I’m not entirely sure what happened but there are few new sensations here. First off: Atlanta United won. That’s not quite the norm over the last year.

Feel like we should acknowledge that. And then there’s ... everything else totally bizarre about Atlanta’s 1-0 over Alajuelense.

There’s the fact that they did it with 10 men for 65% of the game. There’s the fact they became just the eighth MLS team since 2012 to win on the road in CCL. There’s the fact that an 18-year-old emergency goalkeeper who signed a four-day contract just to be there came in and made a team CCL record six saves. There are so many facts and feelings and everything in between its kind of hard to process. But we’re gonna try.

Here are three takeaways from a beautifully absurd game from the world’s most totally normal soccer competition.

An imperfectly perfect start for Gabriel Heinze

You can obviously separate this into parts BRRN and ARRN (before and after Rocco Rios Novo), but there are takeaways from both. In the parts BRRN, the narrative centered around Atlanta’s bold decision to simply look competent. It’s hard to overstate how difficult they were to watch last year. To see a team come out and look energetic, engaged and somewhat assured is a confidence builder in itself for the team and the fan base.

You can tell this is a team that knows what the end result of each idea should be but is still learning how to execute it. Even just a sliver of growth potential would have been encouraging but instead, you got a little bit more than that. Not a clear window into the future, but a vision of a future where all the counter-pressing, consistently formed triangles and outlets to full backs in acres of space result in an attacking threat and entertainment value more consistent with the ethos of the club.

New head coach Gabriel Heinze hinted at the idea of process over results on Monday and the process appeared to be working. What’s truly unexpected is that the result came too.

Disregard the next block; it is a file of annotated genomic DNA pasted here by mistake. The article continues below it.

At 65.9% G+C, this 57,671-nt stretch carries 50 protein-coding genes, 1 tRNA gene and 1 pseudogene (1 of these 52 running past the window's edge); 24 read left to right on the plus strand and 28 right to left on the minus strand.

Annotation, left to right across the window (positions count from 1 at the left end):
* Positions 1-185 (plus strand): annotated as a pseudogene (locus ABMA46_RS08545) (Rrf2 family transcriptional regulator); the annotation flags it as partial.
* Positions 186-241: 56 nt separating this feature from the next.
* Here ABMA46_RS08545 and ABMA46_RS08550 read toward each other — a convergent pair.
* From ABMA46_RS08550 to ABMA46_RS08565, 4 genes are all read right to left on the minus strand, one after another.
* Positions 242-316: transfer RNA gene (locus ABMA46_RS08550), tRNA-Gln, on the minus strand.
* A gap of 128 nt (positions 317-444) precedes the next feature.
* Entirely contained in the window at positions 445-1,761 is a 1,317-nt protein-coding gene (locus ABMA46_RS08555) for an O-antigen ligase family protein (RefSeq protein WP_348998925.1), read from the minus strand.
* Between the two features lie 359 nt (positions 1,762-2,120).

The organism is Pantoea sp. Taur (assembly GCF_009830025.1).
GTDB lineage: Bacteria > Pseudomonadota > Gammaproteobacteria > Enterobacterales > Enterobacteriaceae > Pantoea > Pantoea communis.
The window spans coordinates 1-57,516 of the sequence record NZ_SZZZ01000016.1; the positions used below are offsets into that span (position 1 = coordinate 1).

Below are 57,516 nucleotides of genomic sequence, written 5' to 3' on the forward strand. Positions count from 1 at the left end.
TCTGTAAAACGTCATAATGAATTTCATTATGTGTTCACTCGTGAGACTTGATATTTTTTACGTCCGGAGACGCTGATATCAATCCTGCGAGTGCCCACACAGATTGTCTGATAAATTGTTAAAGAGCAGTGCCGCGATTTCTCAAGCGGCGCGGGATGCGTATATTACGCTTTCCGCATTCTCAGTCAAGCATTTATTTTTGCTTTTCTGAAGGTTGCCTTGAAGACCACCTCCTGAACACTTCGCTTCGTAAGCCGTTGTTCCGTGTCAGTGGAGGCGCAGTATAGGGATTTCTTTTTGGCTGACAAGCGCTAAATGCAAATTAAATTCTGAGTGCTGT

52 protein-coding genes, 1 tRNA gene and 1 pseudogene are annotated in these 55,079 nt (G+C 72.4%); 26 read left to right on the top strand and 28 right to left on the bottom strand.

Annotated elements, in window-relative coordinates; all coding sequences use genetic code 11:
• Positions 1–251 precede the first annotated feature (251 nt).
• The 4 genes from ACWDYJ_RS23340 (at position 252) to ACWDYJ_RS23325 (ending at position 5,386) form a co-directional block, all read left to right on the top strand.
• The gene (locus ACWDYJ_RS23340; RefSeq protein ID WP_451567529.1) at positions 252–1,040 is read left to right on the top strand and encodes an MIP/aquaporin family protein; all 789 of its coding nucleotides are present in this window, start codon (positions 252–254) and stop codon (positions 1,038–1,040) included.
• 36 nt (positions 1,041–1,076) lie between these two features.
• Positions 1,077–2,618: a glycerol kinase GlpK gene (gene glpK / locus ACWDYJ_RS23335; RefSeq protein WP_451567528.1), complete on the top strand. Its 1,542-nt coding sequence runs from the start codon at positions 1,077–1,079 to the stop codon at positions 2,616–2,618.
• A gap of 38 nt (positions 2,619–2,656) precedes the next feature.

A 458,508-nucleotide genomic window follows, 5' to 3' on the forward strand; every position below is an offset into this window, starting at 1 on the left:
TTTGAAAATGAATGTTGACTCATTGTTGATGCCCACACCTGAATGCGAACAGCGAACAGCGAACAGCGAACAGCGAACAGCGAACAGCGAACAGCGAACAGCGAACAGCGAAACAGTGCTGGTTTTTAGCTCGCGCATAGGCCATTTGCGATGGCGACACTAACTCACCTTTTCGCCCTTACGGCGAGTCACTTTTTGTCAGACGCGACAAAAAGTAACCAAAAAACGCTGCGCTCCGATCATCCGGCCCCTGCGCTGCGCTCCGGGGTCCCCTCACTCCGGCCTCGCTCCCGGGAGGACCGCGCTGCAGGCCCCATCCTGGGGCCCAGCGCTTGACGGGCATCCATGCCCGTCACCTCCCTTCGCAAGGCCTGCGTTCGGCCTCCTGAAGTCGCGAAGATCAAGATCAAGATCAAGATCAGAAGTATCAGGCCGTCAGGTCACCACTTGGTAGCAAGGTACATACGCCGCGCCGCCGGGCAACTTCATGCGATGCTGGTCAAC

Atlanta United would have loved to sneak away back stateside with a draw in hand even if they had 11 men on the field. For the team to stay together, create the chance that led to the “handball" in the box, and scrape out a win with 10 men is an outright accomplishment against the best team in Costa Rica under any circumstances, not just for a team learning to believe in their new manager’s philosophy and tactics as well as their new teammates.

It’s some Mighty Ducks-lookin storyline and the team should be about mid-montage confident in their abilities after that one. It feels like a stepping stone towards something bigger if they can see things out next week.

Some standouts

There were two players in particular who Big Media has pegged for needing big years under Gabriel Heinze. The first is Miles Robinson. And really even the center back position in particular after Atlanta struggled throughout the offseason to get a new man in to partner with Robinson. That being said, Robinson and fellow center back Anton Walkes did the dang thing in this one. Miles in particular felt immense, comfortable on the ball when asked and a crucial piece for Atlanta as they kept an improbable clean sheet.